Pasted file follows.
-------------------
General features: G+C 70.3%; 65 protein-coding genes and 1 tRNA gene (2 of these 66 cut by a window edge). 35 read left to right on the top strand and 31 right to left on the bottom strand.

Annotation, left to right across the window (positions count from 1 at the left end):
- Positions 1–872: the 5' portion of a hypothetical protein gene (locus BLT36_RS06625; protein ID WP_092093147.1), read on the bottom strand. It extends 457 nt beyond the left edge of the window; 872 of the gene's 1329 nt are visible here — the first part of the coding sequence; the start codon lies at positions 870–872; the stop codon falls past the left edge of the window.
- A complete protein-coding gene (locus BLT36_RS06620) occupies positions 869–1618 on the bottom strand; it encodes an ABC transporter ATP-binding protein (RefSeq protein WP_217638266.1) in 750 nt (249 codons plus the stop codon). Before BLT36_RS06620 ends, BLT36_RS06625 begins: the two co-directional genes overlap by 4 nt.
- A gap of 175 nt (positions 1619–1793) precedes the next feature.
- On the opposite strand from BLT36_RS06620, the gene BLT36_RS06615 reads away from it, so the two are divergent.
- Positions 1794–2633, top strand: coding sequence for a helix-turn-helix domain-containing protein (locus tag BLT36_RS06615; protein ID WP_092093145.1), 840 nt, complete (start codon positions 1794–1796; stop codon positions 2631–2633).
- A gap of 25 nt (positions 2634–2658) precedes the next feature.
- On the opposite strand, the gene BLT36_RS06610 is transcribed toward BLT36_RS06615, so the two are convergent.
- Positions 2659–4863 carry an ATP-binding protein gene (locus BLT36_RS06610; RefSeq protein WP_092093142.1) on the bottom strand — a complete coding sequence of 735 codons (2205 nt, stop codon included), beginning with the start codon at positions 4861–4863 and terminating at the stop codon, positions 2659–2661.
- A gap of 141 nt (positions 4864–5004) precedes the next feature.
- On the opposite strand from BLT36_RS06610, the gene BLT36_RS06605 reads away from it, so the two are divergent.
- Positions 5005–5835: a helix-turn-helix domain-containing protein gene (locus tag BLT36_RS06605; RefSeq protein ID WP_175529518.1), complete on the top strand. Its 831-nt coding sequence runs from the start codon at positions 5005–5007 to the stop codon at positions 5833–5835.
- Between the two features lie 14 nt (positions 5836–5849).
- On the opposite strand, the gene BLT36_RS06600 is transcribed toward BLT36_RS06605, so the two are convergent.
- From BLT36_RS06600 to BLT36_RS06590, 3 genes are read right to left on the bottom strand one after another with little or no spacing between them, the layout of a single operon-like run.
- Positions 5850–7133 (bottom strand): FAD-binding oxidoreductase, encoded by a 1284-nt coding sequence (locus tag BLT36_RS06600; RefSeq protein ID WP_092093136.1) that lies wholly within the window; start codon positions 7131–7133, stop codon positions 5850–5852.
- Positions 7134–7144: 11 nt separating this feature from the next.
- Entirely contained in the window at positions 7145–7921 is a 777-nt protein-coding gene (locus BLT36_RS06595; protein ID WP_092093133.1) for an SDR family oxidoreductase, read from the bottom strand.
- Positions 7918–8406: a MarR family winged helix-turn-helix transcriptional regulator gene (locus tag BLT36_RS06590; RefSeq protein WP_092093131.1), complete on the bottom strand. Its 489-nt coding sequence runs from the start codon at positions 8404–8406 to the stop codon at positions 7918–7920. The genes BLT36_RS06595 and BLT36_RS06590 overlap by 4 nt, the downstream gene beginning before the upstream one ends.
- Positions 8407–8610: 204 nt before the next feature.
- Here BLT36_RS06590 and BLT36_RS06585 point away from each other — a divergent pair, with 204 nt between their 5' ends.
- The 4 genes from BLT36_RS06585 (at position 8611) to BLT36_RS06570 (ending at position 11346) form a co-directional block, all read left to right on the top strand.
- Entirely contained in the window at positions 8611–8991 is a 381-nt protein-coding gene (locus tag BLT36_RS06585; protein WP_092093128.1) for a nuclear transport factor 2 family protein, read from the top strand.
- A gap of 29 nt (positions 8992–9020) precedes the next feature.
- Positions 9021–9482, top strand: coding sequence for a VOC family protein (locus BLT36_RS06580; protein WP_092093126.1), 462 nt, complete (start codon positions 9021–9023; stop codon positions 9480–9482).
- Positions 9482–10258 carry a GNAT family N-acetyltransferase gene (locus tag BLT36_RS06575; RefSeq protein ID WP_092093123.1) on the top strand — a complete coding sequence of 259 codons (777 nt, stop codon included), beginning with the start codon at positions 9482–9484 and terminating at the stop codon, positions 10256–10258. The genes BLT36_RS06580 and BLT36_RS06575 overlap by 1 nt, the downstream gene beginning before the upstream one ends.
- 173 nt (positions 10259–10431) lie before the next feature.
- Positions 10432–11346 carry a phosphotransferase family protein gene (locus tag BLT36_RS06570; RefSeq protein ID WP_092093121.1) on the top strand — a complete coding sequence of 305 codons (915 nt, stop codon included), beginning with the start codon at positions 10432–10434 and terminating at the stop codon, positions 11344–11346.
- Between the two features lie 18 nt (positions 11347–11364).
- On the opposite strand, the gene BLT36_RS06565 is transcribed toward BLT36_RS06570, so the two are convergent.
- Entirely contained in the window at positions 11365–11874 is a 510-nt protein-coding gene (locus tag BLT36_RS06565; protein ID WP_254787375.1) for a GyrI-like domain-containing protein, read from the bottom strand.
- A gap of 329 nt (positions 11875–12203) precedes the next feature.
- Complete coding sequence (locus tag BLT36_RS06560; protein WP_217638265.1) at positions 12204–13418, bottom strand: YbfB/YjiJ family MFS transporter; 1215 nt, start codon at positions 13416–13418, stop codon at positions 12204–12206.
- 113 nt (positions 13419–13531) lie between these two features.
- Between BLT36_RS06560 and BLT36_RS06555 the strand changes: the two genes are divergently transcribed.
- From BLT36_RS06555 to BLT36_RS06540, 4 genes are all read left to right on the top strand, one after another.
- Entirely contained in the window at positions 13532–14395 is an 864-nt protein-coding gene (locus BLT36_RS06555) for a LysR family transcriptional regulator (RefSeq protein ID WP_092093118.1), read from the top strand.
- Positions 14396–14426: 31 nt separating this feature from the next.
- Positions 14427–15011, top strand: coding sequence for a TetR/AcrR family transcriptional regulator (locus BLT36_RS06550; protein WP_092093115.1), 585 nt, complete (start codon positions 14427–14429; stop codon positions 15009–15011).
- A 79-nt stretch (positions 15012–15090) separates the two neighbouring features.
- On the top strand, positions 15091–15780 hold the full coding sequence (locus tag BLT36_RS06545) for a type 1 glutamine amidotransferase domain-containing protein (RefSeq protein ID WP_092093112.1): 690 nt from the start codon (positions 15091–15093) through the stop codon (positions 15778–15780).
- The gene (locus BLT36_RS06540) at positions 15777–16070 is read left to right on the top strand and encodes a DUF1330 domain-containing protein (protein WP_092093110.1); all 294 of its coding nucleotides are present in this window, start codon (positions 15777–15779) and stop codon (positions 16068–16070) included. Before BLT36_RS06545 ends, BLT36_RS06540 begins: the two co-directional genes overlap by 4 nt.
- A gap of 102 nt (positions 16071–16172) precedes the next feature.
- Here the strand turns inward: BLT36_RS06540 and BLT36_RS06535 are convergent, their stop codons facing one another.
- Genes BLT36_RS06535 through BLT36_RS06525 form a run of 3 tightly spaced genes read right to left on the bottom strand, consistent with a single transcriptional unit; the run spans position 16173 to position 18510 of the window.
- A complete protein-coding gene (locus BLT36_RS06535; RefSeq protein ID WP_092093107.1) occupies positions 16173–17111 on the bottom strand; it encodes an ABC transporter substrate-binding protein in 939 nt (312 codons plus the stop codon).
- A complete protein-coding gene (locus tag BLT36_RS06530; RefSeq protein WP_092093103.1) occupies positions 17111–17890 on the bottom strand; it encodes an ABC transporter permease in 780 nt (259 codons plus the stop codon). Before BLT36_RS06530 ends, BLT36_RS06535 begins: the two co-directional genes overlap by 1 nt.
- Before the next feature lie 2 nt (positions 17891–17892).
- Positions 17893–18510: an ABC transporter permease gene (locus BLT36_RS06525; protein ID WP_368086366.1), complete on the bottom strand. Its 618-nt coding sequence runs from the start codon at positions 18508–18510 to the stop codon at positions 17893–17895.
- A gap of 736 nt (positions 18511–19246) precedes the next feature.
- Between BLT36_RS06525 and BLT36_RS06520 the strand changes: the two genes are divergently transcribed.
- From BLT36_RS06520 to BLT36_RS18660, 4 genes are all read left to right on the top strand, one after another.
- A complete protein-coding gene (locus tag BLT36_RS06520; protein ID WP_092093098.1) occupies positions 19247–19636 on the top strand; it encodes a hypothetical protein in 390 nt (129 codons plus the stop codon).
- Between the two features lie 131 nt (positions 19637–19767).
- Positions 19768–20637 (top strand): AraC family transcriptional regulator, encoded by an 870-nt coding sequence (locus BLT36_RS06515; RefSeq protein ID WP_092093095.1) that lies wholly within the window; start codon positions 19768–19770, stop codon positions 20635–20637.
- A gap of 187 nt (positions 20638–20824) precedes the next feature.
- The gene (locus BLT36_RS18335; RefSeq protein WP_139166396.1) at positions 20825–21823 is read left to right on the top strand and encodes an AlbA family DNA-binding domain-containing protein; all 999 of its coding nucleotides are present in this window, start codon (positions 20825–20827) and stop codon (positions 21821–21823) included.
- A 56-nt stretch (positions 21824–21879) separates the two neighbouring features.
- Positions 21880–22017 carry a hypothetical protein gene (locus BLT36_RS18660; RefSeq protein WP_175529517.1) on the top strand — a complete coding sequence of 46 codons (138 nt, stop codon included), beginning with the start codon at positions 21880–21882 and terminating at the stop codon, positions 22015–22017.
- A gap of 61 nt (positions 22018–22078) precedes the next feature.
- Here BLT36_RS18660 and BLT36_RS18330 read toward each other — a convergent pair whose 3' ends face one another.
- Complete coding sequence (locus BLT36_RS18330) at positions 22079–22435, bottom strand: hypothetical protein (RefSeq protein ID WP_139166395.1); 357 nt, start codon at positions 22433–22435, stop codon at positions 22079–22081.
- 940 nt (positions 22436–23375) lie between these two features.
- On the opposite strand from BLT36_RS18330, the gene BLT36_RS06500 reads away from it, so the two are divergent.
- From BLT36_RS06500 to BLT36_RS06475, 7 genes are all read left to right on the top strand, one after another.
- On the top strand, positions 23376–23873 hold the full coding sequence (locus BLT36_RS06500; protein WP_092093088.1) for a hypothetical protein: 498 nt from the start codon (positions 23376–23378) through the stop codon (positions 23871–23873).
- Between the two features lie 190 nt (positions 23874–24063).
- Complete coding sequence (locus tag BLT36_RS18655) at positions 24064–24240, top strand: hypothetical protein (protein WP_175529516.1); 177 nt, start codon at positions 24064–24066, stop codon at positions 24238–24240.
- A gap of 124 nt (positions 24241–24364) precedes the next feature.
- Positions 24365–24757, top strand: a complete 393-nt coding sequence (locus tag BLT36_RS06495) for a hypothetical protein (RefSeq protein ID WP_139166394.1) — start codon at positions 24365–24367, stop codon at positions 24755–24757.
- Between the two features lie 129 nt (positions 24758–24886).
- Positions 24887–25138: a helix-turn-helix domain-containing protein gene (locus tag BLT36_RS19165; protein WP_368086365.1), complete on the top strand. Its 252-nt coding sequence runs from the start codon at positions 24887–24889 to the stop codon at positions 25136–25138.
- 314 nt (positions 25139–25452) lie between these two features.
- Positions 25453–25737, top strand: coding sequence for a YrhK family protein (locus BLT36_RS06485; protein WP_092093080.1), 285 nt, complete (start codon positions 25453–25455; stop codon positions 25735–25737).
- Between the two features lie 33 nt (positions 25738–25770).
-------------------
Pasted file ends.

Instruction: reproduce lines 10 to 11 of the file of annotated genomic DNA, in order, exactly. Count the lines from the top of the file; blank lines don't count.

- Positions 2659–4863 carry an ATP-binding protein gene (locus BLT36_RS06610; RefSeq protein WP_092093142.1) on the bottom strand — a complete coding sequence of 735 codons (2205 nt, stop codon included), beginning with the start codon at positions 4861–4863 and terminating at the stop codon, positions 2659–2661.
- A gap of 141 nt (positions 4864–5004) precedes the next feature.